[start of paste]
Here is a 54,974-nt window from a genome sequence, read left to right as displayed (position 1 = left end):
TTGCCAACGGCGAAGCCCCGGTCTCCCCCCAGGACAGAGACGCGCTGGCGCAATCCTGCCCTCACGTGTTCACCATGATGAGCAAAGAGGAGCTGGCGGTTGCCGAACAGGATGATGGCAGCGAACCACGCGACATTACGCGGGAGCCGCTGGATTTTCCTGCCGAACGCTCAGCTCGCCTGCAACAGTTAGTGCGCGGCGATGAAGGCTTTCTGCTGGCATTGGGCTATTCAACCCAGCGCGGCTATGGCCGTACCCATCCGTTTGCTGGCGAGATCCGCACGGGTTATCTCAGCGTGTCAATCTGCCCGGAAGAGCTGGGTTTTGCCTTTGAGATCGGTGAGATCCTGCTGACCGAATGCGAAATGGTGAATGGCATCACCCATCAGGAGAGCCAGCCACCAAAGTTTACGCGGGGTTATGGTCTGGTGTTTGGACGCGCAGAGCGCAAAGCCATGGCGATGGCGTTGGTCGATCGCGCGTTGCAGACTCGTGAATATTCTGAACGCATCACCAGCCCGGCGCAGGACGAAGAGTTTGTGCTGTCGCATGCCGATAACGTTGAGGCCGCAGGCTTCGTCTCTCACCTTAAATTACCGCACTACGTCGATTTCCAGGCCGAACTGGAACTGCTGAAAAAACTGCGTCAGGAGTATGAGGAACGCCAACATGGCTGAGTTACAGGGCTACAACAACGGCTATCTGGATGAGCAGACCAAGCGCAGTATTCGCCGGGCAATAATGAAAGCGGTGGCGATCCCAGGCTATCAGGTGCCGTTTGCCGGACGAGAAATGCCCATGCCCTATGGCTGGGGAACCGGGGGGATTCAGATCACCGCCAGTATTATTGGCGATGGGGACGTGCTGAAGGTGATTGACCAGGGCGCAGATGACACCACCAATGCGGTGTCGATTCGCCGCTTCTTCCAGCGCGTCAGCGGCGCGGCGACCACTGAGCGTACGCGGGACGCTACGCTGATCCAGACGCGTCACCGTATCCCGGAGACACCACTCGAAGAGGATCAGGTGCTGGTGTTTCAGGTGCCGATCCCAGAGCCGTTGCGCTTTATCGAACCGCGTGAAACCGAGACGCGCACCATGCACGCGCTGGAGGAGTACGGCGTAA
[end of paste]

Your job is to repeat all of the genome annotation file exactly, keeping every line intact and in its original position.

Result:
Here is a 54,974-nt window from a genome sequence, read left to right as displayed (position 1 = left end):
TTGCCAACGGCGAAGCCCCGGTCTCCCCCCAGGACAGAGACGCGCTGGCGCAATCCTGCCCTCACGTGTTCACCATGATGAGCAAAGAGGAGCTGGCGGTTGCCGAACAGGATGATGGCAGCGAACCACGCGACATTACGCGGGAGCCGCTGGATTTTCCTGCCGAACGCTCAGCTCGCCTGCAACAGTTAGTGCGCGGCGATGAAGGCTTTCTGCTGGCATTGGGCTATTCAACCCAGCGCGGCTATGGCCGTACCCATCCGTTTGCTGGCGAGATCCGCACGGGTTATCTCAGCGTGTCAATCTGCCCGGAAGAGCTGGGTTTTGCCTTTGAGATCGGTGAGATCCTGCTGACCGAATGCGAAATGGTGAATGGCATCACCCATCAGGAGAGCCAGCCACCAAAGTTTACGCGGGGTTATGGTCTGGTGTTTGGACGCGCAGAGCGCAAAGCCATGGCGATGGCGTTGGTCGATCGCGCGTTGCAGACTCGTGAATATTCTGAACGCATCACCAGCCCGGCGCAGGACGAAGAGTTTGTGCTGTCGCATGCCGATAACGTTGAGGCCGCAGGCTTCGTCTCTCACCTTAAATTACCGCACTACGTCGATTTCCAGGCCGAACTGGAACTGCTGAAAAAACTGCGTCAGGAGTATGAGGAACGCCAACATGGCTGAGTTACAGGGCTACAACAACGGCTATCTGGATGAGCAGACCAAGCGCAGTATTCGCCGGGCAATAATGAAAGCGGTGGCGATCCCAGGCTATCAGGTGCCGTTTGCCGGACGAGAAATGCCCATGCCCTATGGCTGGGGAACCGGGGGGATTCAGATCACCGCCAGTATTATTGGCGATGGGGACGTGCTGAAGGTGATTGACCAGGGCGCAGATGACACCACCAATGCGGTGTCGATTCGCCGCTTCTTCCAGCGCGTCAGCGGCGCGGCGACCACTGAGCGTACGCGGGACGCTACGCTGATCCAGACGCGTCACCGTATCCCGGAGACACCACTCGAAGAGGATCAGGTGCTGGTGTTTCAGGTGCCGATCCCAGAGCCGTTGCGCTTTATCGAACCGCGTGAAACCGAGACGCGCACCATGCACGCGCTGGAGGAGTACGGCGTAA